“We’re trying to help everybody process their loans and get payments out so people can function, but it’s hard,” Rogers said. “We want to get paid. Congress is getting paid right now, we’re not. A lot of us work paycheck-to-paycheck. It’s hard getting gas, getting food, and some of us have small children. It’s just a really difficult time for us right now.

“We want them to come to an agreement so we can get back to work, so we can process loans, process taxes and do what we do best to help America,” she said. “We want to get back to work. We want this shutdown to end. We’re ready.”

Bill Grant, president of Local 3354, is among the workers at USDA being forced to work without pay.

“They want you to work eight-hours-a-day without pay,” Grant said. “But we have people who are single, who are mothers who work part-time jobs as well, who had negotiated with their part-time employers to get full-time hours.”

DONNA ROGERS, (with megaphone) a U.S. Army veteran, said many workers are being forced to “volunteer” to come in to work without pay to process incentive payments and loan paperwork, even as they are going without paychecks themselves. “We want this shutdown to end,” she said. “We’re ready.” – Labor Tribune photo

Grant said management at the St. Louis office has been working with those employees, allowing them to come in for only four hours. That’s good he said, but the fact that the Rural Development and other federal programs are continuing to operate during the shutdown means there is little incentive for the President or Congress to end the stalemate.

Grant said about 100 employees were being forced to work without pay last week, with another 200 expected to be called back this week – again, without pay.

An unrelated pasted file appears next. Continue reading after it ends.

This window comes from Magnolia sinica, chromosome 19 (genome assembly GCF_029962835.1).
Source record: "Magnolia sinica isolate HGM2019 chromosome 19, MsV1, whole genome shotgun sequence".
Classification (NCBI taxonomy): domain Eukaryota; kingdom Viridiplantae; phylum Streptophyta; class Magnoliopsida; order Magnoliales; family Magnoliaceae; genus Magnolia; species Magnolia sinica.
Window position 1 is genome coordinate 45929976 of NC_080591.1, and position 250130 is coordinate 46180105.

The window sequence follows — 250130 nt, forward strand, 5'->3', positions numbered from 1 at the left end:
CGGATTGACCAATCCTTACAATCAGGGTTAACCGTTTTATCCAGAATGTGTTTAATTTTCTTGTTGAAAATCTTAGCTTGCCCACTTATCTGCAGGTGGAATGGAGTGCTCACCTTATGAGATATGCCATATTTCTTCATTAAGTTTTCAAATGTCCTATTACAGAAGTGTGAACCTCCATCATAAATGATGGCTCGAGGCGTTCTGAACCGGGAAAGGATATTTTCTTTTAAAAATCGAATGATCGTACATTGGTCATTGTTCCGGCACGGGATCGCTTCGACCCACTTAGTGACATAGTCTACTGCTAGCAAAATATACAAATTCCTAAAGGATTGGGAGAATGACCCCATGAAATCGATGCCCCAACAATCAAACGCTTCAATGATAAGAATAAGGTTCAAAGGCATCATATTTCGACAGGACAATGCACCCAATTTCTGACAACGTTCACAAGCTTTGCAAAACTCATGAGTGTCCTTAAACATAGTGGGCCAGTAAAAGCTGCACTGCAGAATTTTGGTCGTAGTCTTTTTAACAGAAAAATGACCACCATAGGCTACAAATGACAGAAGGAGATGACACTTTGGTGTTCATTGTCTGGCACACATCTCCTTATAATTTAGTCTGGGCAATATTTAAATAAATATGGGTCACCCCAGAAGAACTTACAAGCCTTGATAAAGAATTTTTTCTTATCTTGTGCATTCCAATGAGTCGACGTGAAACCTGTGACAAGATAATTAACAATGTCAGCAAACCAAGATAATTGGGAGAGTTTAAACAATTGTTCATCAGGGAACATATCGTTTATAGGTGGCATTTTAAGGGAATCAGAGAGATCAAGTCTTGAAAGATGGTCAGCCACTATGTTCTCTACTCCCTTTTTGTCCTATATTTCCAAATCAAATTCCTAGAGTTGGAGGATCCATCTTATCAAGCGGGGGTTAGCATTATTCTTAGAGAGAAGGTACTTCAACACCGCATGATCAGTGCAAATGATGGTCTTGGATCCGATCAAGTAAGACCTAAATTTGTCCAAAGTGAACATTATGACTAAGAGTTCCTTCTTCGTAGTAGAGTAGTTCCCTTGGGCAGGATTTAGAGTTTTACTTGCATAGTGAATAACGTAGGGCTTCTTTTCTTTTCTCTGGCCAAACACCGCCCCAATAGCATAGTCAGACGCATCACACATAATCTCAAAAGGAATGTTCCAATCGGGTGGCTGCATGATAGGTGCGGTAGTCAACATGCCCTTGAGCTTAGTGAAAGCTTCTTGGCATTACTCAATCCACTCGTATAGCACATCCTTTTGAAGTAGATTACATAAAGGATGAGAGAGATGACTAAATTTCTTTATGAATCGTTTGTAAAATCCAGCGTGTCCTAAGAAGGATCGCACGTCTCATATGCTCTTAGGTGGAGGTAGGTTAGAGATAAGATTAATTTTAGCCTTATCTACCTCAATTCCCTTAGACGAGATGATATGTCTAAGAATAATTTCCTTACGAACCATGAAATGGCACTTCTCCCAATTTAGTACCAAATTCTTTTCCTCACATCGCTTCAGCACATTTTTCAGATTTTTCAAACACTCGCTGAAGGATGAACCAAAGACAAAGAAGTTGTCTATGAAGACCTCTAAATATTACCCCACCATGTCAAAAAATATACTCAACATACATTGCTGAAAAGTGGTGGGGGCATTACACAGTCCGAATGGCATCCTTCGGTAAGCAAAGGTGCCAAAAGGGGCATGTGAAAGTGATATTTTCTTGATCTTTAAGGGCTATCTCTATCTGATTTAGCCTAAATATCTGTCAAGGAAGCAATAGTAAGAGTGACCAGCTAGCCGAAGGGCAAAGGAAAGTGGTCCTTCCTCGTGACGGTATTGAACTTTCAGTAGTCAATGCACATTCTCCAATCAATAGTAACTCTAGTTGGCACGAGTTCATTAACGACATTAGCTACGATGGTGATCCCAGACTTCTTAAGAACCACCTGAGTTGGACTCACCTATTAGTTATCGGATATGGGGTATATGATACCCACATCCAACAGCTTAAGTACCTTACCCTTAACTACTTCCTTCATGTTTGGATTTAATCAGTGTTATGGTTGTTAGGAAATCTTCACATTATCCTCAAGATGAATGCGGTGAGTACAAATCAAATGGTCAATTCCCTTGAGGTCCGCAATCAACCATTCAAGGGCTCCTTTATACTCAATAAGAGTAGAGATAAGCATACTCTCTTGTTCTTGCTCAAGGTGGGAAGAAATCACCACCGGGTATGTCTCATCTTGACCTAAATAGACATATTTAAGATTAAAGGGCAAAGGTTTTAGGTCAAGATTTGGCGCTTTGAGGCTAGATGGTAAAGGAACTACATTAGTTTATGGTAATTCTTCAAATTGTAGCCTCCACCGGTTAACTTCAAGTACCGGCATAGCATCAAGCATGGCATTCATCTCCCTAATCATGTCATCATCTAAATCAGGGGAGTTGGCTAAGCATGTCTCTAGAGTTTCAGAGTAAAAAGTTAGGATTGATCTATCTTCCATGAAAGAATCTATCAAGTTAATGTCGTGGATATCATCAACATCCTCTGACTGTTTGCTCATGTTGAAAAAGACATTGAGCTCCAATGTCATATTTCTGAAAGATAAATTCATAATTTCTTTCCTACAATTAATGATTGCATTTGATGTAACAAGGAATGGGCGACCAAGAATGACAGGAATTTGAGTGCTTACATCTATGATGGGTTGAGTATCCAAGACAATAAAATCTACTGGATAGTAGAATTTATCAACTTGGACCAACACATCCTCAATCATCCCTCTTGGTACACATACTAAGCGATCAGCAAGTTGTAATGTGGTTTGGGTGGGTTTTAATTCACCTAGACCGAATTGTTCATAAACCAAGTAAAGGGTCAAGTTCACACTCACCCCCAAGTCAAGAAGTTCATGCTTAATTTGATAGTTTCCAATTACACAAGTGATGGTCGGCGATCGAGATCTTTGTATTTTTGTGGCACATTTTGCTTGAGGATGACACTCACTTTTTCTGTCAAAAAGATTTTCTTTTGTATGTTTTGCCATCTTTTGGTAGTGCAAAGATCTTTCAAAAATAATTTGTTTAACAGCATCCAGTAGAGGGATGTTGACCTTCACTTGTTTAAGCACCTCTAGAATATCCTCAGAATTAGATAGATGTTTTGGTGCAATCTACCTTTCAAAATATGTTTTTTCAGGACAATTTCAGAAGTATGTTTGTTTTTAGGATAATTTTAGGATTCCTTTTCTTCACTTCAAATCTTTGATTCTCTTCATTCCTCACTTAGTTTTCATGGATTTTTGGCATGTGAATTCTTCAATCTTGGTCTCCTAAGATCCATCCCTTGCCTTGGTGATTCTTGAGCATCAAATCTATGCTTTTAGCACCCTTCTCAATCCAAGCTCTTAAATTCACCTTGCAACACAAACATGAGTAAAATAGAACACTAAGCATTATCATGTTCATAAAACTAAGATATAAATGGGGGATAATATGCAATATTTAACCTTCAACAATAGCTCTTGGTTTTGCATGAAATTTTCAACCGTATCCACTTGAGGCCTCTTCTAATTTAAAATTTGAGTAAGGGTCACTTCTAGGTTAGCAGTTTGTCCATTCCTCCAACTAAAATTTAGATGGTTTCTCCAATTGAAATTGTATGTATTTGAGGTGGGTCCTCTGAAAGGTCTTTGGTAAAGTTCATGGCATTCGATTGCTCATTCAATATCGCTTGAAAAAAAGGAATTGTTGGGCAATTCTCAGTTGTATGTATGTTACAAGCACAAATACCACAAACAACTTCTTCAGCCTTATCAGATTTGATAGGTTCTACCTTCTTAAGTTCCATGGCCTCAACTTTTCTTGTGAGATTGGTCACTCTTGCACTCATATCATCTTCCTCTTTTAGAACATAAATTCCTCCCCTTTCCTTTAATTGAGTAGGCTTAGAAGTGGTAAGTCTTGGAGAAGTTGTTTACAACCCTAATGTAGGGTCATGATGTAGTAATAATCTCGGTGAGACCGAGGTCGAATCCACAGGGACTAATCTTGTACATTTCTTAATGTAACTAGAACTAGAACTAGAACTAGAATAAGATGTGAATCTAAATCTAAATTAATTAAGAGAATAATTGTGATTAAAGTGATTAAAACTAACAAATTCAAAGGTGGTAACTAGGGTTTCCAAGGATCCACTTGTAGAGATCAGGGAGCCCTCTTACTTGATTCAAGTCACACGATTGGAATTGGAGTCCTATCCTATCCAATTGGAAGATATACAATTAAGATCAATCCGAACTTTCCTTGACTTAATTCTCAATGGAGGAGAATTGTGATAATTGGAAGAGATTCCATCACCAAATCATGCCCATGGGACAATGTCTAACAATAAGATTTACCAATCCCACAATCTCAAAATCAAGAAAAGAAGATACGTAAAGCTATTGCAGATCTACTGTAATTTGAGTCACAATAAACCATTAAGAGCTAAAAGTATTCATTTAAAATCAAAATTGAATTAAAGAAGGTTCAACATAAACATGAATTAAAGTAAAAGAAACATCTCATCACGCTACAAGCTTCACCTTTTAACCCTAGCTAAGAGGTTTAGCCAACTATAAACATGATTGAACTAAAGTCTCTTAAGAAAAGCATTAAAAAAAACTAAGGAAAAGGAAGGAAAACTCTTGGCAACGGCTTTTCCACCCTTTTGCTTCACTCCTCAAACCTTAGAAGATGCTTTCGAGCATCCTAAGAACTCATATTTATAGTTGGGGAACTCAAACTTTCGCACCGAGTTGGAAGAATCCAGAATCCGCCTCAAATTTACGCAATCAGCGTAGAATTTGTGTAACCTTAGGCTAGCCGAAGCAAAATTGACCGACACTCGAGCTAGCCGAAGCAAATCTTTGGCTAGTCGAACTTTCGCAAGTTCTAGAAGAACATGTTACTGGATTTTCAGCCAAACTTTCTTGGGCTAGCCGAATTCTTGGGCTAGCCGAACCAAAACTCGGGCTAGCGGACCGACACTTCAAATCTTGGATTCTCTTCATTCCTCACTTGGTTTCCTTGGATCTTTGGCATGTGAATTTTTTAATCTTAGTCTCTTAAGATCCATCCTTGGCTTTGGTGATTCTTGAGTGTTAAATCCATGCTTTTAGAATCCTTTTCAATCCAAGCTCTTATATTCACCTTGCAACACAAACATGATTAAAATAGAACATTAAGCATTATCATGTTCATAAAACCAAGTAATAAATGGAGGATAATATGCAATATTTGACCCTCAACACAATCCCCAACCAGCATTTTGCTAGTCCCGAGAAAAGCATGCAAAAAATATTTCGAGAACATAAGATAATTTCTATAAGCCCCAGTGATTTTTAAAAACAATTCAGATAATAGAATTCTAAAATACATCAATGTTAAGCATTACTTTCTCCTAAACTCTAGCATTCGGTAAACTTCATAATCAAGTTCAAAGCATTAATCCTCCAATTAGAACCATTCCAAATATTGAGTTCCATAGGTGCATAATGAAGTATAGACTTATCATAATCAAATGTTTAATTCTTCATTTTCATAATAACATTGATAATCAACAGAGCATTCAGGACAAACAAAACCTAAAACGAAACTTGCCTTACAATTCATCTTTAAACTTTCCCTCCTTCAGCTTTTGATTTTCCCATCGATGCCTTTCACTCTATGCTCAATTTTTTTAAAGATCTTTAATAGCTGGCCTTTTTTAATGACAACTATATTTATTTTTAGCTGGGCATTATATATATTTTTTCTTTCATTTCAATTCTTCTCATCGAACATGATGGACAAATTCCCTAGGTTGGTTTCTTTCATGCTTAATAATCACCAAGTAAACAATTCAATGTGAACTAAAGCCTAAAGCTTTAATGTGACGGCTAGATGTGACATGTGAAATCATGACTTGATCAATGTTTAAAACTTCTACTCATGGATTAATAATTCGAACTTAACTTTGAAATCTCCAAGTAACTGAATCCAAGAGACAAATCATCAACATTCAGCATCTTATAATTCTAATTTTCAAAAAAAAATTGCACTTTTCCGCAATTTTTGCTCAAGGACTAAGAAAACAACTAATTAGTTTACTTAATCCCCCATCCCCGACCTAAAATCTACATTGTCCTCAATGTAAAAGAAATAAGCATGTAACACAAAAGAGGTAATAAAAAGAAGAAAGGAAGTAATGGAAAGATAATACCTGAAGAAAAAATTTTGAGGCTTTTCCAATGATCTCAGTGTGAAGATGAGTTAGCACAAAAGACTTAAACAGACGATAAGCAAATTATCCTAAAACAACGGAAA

“We are working with management to try to get the process done,” Grant said. “But we’re in there without pay. The people that are in there are trying to work as well as they can for our clients. They get it, but they’re pissed, they’re frustrated. The administration seems to not care, and my boss is being pushed by this administration to do this.

“We’ve never seen this before when you’re on furlough as a non-essential employee that they still force you to come in,” he said.

Mike Louis, president of the Missouri AFL-CIO, noted how Congressman Scott Perry (R-Pa.) expressed disbelieve that workers were actually living paycheck-to-paycheck and couldn’t get by for a few weeks without pay.

“The average government employee – of the 800,000 who are furloughed or having to work without pay – their average take home pay is about $480 a week,” Louis said.

MIKE LOUIS, (center) president of the Missouri AFL-CIO, said the average furloughed government worker takes home about $480-a-week when they’re getting paid. Going without paychecks, he said, has real consequences. “This is taking food off the table. This is getting people kicked out of their home. This is ridiculous… We need to stand with our brothers and sisters who have been put in this predicament.” – Labor Tribune photo